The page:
Delaware officials want to hear more from business owners and residents before making a decision on a potential open-container district in the city's downtown.
A state law passed in 2015 allowed municipalities with more than 35,000 residents at the time of the most-recent census to create a Designated Outdoor Refreshment Area, or DORAs, where residents could carry alcohol outside. A provision of the law that took effect in April gave cities below that population threshold in 2010 – such as Delaware – the same power.
The legislation gives municipalities the flexibility to determine whether the districts would be permanent or in effect only for specific events.
Under the law, a municipality's executive officer – in Delaware's case, City Manager Tom Homan – must file an application detailing the DORA's boundaries and requirements with Delaware City Council. The board initially set 7:30 p.m. July 24 as a public hearing on the application, but city spokesman Lee Yoakum said as of July 10 no such document had been filed.
Yoakum said city officials want to hear more from business owners and residents before taking the next step toward establishing a DORA. While the application has not been submitted, Yoakum said residents still may provide comments about the idea of creating an open-container district at the July 24 council meeting, set for 7 p.m. at City Hall, 1 S. Sandusky St.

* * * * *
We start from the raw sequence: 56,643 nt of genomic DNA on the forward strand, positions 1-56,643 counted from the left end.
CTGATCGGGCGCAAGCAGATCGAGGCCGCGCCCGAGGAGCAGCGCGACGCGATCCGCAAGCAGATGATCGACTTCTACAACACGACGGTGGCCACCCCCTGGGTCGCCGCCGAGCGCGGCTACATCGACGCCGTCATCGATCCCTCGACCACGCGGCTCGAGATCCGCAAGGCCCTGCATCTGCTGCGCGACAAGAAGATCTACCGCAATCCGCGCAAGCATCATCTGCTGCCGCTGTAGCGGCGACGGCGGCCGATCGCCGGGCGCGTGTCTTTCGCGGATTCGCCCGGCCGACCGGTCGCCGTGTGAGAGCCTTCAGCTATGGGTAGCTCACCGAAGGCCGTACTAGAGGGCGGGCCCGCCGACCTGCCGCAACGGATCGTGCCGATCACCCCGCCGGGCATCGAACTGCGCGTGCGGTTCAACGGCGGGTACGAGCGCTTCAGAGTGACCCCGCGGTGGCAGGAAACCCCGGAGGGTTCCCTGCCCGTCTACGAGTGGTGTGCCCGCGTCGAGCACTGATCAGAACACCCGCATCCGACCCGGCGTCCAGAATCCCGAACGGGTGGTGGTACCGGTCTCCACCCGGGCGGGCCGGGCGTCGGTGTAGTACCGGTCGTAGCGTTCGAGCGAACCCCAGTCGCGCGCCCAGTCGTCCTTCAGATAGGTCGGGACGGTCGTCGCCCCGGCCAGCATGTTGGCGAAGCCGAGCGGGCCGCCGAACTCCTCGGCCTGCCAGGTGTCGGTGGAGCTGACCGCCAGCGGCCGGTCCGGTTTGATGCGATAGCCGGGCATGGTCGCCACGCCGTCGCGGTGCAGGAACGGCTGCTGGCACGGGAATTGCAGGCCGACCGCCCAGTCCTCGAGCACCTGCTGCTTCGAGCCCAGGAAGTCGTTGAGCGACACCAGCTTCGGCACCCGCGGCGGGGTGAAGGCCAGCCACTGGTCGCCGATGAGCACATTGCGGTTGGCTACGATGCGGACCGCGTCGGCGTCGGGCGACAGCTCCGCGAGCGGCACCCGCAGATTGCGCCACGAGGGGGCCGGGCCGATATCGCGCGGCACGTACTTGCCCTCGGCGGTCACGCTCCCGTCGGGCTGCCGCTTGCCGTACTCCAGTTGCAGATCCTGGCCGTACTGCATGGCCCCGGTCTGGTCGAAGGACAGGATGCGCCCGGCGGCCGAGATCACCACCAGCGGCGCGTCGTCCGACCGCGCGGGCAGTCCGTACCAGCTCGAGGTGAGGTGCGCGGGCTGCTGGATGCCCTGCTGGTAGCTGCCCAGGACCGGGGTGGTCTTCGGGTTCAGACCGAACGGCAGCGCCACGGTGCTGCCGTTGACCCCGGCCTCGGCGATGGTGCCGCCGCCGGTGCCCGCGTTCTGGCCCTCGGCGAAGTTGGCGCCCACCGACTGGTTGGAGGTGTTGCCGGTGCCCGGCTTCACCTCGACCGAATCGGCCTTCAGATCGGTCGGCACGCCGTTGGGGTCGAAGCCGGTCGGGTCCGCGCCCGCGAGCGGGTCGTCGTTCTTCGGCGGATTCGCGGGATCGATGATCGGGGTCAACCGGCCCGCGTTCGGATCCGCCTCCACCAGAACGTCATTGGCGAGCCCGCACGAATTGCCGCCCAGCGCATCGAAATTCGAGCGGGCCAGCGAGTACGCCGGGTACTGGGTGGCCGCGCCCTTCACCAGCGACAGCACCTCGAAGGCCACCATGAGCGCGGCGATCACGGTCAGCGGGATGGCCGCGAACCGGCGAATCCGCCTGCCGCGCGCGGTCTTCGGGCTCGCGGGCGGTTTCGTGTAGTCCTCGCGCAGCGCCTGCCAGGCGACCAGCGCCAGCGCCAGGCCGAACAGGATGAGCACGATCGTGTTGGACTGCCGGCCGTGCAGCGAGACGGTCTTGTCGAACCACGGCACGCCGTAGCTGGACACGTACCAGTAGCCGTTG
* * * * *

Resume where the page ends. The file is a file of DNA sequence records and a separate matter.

"It will be an opportunity for anybody who wants to comment on (the DORA) to do so," he said.
While Delaware has pushed a decision on a DORA further into the future, two other central Ohio communities have moved ahead with their own open-container districts. Hilliard and Worthington held their first special events under new DORA guidelines in June.
Yoakum said the process of creating a DORA is not as simple as just copying another municipality's legislation. He said each community's application is shaped by its existing laws, geography and city officials' goals.
"It's been hard to make a straight apples-to-apples comparison," he said.
Yoakum said council members have expressed "more of an interest" in creating a DORA that's in place only during special events. The district likely would center on the city's downtown.
While no application has been submitted, residents already have started to give feedback to city officials.
Resident Deborah Guebert went before council June 26 to state her opposition to the DORA. She said she thinks the creation of the district could worsen the environment in downtown Delaware.
"I think it will do more than just change the atmosphere – I think it will actually change the character (of the city)," she said.
Jeff Kirby, who plans to open a winery on East Winter Street, told council earlier in June he favors the change.
"I would love to see that for special events," he said. " ... I don't think it should be something that's (in place) all the time."